Fire safety is essential when camping in your recreational vehicle.
In earlier posts I reported on space heater fires that destroyed RVs and caused the death of its occupants—both human and canine.
Following are recent reports on four RVs destroyed by fires that were caused by human carelessness.
Ohio: Space Heater Cause of Camper Fire
Mansfieldnewsjournal.com reports that a camper was destroyed in a fire caused by an electric space heater. A family of four was displaced after a fire consumed their Charles Mill Lake camper. Mark and Amy Snyder and their two children, Savannah, 10, and Taylor, 13, had been living in the camper for the past year.
“We lost everything (in the fire),” Mark Snyder said. “But everybody made it out alive, and that’s all that matters.”
The family’s two cats and a pet rabbit were killed in the fire, Mark said. The family dog survived.
Ashland County’s Mifflin Township Fire Department responded to the camper fire just after midnight, chief JJ Bittinger said. When crews arrived, the fire was fully engaged. Firefighters spent two hours dousing the flames and cleaning up. The camper and all of its contents are considered a total loss. Bittinger said firefighters attribute the cause of the fire to an electric space heater in the children’s bedroom.
Amy said everyone was asleep when the fire broke out in Savannah and Taylor’s bedroom. Savannah woke up to smoke in the room and started screaming “fire”. Amy’s rental car also was damaged in the fire.
Montana: Propane Heater Cause of Trailer Fire
Kxlf.com reports a man escaped from a camp trailer fire at the KOA Campground in Butte. The Butte Fire Department investigators who responded to the fire determined it was started by a defective propane heater in the trailer. The man managed to evacuate the trailer unharmed, but the vehicle was heavily damaged by the fire.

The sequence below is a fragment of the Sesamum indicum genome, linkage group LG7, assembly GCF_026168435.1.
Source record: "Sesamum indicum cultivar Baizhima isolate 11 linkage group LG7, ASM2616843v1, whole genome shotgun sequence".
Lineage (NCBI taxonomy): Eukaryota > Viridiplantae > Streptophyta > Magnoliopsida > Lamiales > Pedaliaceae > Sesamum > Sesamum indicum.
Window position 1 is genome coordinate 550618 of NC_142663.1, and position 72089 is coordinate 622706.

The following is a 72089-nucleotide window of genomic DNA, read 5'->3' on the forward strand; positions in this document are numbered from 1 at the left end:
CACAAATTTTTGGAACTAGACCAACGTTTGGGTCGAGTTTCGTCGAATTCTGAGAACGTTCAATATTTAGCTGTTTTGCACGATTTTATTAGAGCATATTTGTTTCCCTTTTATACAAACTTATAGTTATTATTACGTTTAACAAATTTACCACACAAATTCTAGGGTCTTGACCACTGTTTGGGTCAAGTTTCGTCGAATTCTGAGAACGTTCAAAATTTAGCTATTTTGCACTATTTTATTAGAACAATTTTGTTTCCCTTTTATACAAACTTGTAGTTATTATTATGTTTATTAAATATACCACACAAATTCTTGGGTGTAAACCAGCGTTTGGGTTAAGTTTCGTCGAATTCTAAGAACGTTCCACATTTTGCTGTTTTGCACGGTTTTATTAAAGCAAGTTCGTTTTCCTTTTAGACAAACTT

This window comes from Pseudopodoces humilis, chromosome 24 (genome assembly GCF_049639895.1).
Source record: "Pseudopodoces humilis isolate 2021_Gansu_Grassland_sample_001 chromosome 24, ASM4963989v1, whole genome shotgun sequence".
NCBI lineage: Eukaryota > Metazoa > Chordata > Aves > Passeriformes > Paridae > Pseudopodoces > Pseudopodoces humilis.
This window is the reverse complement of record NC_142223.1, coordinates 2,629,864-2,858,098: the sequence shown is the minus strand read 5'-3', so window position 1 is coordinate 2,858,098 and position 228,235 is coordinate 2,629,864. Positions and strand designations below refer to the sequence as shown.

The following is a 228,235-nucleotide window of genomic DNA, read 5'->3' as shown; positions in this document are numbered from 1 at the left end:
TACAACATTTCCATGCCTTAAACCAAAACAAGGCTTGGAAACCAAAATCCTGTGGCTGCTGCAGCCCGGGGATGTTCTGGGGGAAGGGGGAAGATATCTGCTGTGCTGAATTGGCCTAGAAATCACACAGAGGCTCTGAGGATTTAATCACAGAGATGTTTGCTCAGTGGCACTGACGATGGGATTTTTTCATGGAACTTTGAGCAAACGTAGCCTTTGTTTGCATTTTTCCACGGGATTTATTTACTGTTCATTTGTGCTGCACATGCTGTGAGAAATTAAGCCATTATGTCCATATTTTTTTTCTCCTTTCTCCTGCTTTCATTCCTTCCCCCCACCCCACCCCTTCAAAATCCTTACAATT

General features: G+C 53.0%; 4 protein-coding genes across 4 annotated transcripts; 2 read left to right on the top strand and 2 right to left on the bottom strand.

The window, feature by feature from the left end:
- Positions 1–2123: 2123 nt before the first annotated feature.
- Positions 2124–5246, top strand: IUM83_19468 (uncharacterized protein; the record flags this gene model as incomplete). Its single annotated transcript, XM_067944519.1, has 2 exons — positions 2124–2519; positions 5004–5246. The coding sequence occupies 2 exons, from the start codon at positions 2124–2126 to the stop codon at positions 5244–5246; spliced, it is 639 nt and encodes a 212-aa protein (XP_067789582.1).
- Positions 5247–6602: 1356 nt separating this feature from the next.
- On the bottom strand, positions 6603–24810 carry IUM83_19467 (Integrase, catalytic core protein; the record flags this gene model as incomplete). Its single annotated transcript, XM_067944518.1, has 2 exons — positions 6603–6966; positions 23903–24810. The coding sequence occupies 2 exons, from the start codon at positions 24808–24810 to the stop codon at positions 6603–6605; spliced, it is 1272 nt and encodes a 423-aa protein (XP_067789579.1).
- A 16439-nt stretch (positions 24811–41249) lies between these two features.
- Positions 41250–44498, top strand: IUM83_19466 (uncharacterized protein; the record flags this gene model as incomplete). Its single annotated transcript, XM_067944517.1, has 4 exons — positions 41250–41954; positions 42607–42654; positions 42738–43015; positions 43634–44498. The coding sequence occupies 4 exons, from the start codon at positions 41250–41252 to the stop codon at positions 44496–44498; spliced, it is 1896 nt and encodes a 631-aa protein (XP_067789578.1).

Texas: Propane Space Heater Causes RV Fire
Rockportpilot.com reports a small propane heater exploded in the face of a 78-year-old man who was attempting to light it in his RV, which was in an RV park. He was rescued from the burning RV by a neighbor.
The man, Jesse Evans, was checked at the scene by EMS personnel who noted he had burns to his face. He was transported to the EMS helipad then taken by HALO-Flight to a burn unit in San Antonio. Evans told paramedics he was attempting to light the heater when it exploded.
Washington: Space Heater Fire Cause of Trailer Fire That Kills Canadian Snowbird
Gazette-tribune.com reports a Saskatchewan man who winters each year in Oroville died in a fatal motorhome fire in Prince’s RV Park.
The Oroville Fire, Police and Ambulance departments, as well as an Okanogan County Sheriff’s Deputy responded to the scene at around 4:06 a.m., according to Sheriff Frank Rogers. When emergency personnel arrived they believed a subject was staying in the trailer but were not sure and the fire at the trailer was fully involved, said the sheriff.
“Once the fire was put out they discovered the body of Cornelius D. Friesen, 84, of Glenbush, Saskatchewan. The trailer belonged to Friesen, who comes down to Oroville during the winter and was living in the trailer. Detective Sloan from the Sheriff’s Office also responded to the scene to investigate the cause,” said Rogers.
At this time it appears that the fire was caused by space heater in the trailer and Friesen was the only one in the trailer at the time of the fire.
9 Tips For Safe Operation of RV Space Heaters
1. Buy a space heater that is the correct size for the area that needs to be heated.
2. Buy a space heater with covers or guards over the working parts of the heater to prevent burns. This is especially important if you have children or pets.
3. Maintain at least three feet around space heaters and keep them out of the reach of children. and pets. Pets can easily knock them over or children can get burned on them.
5. Never leave a space heater turned on when going to bed or leaving the room or RV.
6. Ensure your space heater has tip-over protection and overheat protection, both of which will force a shut-off if there’s a problem.
7. Be aware that RVs require specially designated heating equipment and only electric or vented fuel-fired heaters should be used.
8. Plug space heaters directly into an outlet: don’t use extension cords or power strips.
9. To avoid fire and exposure to carbon monoxide, don’t use outdoor fuel heaters, like those meant for camping, indoors.
Remember, safety is no accident.